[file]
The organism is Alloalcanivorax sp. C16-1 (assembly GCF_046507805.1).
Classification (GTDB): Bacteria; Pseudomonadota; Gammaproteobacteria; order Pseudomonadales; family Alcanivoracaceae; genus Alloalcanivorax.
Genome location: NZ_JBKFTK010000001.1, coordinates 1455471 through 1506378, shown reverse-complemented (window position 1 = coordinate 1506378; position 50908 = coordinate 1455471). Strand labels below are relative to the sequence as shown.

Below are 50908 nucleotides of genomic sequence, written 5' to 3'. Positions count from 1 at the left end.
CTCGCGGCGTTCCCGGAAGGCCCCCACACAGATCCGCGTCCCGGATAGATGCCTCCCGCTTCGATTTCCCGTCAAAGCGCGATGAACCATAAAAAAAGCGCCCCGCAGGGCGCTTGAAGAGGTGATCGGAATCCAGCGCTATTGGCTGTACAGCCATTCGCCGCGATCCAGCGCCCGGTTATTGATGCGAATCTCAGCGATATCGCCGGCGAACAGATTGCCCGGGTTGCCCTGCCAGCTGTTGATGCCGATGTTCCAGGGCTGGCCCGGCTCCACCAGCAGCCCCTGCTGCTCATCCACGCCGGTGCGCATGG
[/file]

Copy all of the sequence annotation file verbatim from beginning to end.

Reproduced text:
The organism is Alloalcanivorax sp. C16-1 (assembly GCF_046507805.1).
Classification (GTDB): Bacteria; Pseudomonadota; Gammaproteobacteria; order Pseudomonadales; family Alcanivoracaceae; genus Alloalcanivorax.
Genome location: NZ_JBKFTK010000001.1, coordinates 1455471 through 1506378, shown reverse-complemented (window position 1 = coordinate 1506378; position 50908 = coordinate 1455471). Strand labels below are relative to the sequence as shown.

Below are 50908 nucleotides of genomic sequence, written 5' to 3'. Positions count from 1 at the left end.
CTCGCGGCGTTCCCGGAAGGCCCCCACACAGATCCGCGTCCCGGATAGATGCCTCCCGCTTCGATTTCCCGTCAAAGCGCGATGAACCATAAAAAAAGCGCCCCGCAGGGCGCTTGAAGAGGTGATCGGAATCCAGCGCTATTGGCTGTACAGCCATTCGCCGCGATCCAGCGCCCGGTTATTGATGCGAATCTCAGCGATATCGCCGGCGAACAGATTGCCCGGGTTGCCCTGCCAGCTGTTGATGCCGATGTTCCAGGGCTGGCCCGGCTCCACCAGCAGCCCCTGCTGCTCATCCACGCCGGTGCGCATGG